to avoid subluxated hips in breeding, unless the breeder knows the pedigree (and
the Berner) intimately and is making a calculated breeding decision.
view an actual PennHIP Brochure, click here.
Their website: pennhip.org
WCVM: This subjective evaluation of clearances includes hips and elbows.
Like PennHIP, though, WCVM does not maintain a searchable database and is
therefore not a recognized registry by the BMDCA. However, WCVM was the first
entity to provide breeders with 'orthopedic clearances' and so has been at this
sort of breeder's help for the longest of any of these clearance registries.
Also, WCVM has been clearing Canadian Service dogs for over 13 years, with a
high rate of success. One could conclude that WCVM clearances are very worthy of
obtaining, despite the BMDCA's view.
Hips: Good or Dysplastic to various degrees
Elbows: Clear/Normal or Dysplastic to various degrees
This subjective evaluation of clearances includes hips, elbows and shoulders.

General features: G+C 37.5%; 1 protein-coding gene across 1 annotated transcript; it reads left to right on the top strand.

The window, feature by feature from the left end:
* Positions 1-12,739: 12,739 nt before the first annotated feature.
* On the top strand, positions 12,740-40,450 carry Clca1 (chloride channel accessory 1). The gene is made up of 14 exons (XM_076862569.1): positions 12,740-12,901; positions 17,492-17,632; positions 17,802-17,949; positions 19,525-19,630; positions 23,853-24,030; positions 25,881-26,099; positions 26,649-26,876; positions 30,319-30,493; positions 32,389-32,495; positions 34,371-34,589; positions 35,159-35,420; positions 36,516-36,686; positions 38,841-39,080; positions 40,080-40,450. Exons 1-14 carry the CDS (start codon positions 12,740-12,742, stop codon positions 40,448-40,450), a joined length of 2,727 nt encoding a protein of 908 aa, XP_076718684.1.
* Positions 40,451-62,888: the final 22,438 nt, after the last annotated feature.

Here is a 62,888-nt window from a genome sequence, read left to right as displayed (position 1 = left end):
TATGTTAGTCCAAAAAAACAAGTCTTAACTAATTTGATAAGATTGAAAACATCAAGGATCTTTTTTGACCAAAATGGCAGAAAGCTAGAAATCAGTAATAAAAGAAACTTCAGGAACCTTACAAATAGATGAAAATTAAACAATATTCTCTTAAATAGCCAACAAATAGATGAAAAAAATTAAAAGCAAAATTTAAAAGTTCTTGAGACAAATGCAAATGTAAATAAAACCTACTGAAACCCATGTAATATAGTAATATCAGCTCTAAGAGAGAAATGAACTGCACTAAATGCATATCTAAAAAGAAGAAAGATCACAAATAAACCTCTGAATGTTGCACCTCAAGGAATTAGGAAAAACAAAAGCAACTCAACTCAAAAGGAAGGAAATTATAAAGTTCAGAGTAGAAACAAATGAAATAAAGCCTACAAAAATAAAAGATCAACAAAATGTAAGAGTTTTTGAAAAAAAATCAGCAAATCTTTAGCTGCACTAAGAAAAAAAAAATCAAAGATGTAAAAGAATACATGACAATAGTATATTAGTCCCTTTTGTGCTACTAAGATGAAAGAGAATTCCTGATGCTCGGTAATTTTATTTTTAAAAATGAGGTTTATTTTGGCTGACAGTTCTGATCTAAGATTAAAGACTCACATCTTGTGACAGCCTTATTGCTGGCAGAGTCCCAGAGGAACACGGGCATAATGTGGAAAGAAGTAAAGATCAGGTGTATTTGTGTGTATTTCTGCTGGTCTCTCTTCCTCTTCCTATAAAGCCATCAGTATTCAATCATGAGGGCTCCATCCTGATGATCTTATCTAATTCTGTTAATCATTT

American breeders have been known to obtain clearances from OVC when OFA
clearances showed dysplastic. And vice versa (American breeders went to OFA when
OVC results showed dysplasia). There are many breeders who swear by OVC with the
fervor that many breeders swear by OFA.
Hips: Good or Dysplastic to various degrees
Elbows: Clear/Normal or Dysplastic to various degrees
For More Discussion Of Orthopedic Clearances, CLICK HERE
Ideally, in Berners, eye clearances should be done annually (once per year). Not
every breeder does this, and not every breeder may need to do this. But every
breeder should have this done at least once prior to breeding their Berner, and
once or twice again later, while the litter is growing up.
How this is achieved: Like Ophthamologists for humans, there are certified
animal eye doctors. These are a type of Veterinary Specialist. In their course
of work, these animal eye doctors routinely assess the health of a dog's eyes.
Very similar to how a human's eyes get checked, a dog will have their eyes
dilated via medicine and the eye doctor inspects the dog's eyes very much like
an Ophthamologist inspects a human's eyes (gazing in with a shining light, etc).
This doctor checks for things like: eyelid malfuntion, retina health, etc. The